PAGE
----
Slumping Home Prices Signal Post-Tax Credit Weakness

Reduced home pricesHome prices remain above levels of a year ago, but a key national index shows a dip in the first quarter of 2010 compared to the end of last year, signaling a weakening in the fragile housing market as tax incentives come to an end.
Through March 31, 2010, Standard & Poor’s said its measure of U.S. home prices fell 3.2 percent in the first quarter of 2010, with 13 of 20 cities showing declines.  The S&P/Case-Shiller Home Price Indices focus on the 20 largest metropolitan areas.
On a seasonally adjusted basis, the 20-city index was unchanged in March from February. Unadjusted, it dropped 0.5 percent from February, the sixth consecutive decrease.
Compared to March of 2009, prices nationally were up 2 percent.
Homebuyer tax credits of up to $8,000 expired April 30, having boosted home sales in March and April – but apparently not having much impact on home prices.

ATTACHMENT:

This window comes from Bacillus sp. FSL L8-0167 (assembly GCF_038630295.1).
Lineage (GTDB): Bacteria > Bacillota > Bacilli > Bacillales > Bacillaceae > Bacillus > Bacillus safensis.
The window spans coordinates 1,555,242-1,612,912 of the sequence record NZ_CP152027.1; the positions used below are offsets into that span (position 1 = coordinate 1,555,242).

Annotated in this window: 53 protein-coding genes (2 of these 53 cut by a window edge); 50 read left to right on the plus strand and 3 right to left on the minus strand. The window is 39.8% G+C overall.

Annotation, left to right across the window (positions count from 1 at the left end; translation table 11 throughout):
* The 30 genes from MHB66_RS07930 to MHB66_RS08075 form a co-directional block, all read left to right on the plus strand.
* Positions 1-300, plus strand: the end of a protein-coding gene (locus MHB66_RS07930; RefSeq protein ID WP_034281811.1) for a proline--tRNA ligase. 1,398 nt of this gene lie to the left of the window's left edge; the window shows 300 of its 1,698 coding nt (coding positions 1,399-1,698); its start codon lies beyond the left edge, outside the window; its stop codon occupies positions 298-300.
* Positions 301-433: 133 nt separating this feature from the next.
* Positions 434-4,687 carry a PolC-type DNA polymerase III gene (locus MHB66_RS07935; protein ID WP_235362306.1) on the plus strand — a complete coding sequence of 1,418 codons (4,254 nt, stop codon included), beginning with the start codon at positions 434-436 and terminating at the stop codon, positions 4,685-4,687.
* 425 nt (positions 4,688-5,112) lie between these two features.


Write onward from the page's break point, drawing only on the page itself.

Analysts already are projecting a dip in home sales for the summer months as an aftermath of the tax-credit effect on the market.
“The housing market may be in better shape than this time last year; but, when you look at recent trends there are signs of some renewed weakening in home prices,” says David M. Blitzer, chairman of the Index Committee at Standard & Poor’s. “In the past several months we have seen some relatively weak reports across many of the markets we cover.”
In March, 13 of the 20 metro areas saw a decline compared to February. Boston was flat. Eight cities posted new index lows in March – Atlanta, Charlotte, Chicago, Detroit, Las Vegas, New York, Portland and Tampa.
Las Vegas and Phoenix have “peak-to-current declines” of 56.3 and 51.8 percent, respectively.
On the positive side, Los Angeles, Minneapolis, San Diego and San Francisco have shown recovery from recent lows of +7.2 percent, +7.4 percent, +10.9 percent, and +16.2 percent, respectively.
San Diego stands out with 11 consecutive months of increasing home prices.
See Related Articles:

Leave a Reply

Your email address will not be published. Required fields are marked *